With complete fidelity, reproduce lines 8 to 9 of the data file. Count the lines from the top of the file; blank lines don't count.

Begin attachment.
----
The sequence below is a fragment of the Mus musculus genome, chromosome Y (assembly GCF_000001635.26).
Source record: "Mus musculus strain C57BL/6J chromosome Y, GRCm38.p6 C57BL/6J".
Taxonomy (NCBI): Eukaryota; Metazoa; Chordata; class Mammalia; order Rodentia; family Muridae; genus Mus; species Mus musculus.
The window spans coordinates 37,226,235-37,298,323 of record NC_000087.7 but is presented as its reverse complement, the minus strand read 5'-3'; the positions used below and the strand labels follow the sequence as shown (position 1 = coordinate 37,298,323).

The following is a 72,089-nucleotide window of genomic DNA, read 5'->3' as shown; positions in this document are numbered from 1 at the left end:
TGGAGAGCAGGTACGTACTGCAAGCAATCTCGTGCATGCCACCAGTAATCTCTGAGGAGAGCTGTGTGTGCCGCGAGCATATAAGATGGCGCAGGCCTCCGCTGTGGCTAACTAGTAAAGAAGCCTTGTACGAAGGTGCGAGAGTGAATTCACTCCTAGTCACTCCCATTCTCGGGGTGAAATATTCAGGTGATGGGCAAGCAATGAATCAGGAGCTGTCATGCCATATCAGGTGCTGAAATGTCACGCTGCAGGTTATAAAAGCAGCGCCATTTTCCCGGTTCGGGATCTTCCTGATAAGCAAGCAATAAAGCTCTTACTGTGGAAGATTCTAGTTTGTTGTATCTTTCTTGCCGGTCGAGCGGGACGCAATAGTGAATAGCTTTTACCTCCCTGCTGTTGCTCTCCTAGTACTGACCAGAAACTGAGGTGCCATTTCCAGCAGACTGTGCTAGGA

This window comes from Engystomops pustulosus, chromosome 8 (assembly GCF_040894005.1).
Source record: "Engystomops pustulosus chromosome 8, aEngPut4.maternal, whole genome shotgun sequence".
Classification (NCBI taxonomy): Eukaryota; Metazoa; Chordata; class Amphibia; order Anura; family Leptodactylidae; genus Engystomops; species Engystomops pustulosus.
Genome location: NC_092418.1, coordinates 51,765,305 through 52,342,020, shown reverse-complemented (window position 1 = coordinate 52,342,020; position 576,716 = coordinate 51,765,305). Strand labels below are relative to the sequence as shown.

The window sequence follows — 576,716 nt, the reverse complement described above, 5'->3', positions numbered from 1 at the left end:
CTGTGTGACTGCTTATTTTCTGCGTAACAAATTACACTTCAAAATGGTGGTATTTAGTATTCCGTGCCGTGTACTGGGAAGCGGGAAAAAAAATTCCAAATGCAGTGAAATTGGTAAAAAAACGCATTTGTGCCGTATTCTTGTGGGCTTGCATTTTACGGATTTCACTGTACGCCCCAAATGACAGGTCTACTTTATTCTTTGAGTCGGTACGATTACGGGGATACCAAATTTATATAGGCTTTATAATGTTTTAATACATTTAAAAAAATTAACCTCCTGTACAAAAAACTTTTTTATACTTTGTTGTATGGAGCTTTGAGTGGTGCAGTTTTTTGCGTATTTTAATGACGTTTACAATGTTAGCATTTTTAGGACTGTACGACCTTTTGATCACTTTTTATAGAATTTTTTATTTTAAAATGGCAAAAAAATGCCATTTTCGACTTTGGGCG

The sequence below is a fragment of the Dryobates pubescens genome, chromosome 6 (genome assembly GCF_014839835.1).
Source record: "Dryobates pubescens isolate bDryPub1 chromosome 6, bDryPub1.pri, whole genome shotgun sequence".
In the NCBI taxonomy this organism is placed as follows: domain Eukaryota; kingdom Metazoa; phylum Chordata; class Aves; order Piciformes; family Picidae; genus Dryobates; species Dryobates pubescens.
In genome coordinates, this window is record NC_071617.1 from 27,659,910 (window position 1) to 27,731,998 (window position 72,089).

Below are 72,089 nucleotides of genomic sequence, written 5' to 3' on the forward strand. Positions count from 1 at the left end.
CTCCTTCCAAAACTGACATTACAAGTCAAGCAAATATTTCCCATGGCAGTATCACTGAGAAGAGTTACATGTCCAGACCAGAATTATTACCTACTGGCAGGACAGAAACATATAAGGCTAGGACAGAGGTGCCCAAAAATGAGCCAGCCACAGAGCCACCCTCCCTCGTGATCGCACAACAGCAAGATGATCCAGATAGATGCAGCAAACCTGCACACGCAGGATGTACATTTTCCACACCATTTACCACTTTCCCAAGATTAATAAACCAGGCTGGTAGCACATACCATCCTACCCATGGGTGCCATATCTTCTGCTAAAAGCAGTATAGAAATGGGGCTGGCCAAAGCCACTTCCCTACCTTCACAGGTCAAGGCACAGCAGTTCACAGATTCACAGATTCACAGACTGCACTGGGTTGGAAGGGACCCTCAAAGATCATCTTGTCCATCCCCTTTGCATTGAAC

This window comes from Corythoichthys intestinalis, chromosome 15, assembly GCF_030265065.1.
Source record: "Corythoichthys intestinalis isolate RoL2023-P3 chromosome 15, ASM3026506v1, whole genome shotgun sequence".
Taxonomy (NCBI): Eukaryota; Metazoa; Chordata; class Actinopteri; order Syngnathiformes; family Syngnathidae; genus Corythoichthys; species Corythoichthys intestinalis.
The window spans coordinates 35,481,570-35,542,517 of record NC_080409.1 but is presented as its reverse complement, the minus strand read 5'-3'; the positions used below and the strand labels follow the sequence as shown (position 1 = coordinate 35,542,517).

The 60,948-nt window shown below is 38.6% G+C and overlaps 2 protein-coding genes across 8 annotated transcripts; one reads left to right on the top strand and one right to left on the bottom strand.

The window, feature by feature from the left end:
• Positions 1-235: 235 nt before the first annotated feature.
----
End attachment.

Source record: "Engystomops pustulosus chromosome 8, aEngPut4.maternal, whole genome shotgun sequence".
Classification (NCBI taxonomy): Eukaryota; Metazoa; Chordata; class Amphibia; order Anura; family Leptodactylidae; genus Engystomops; species Engystomops pustulosus.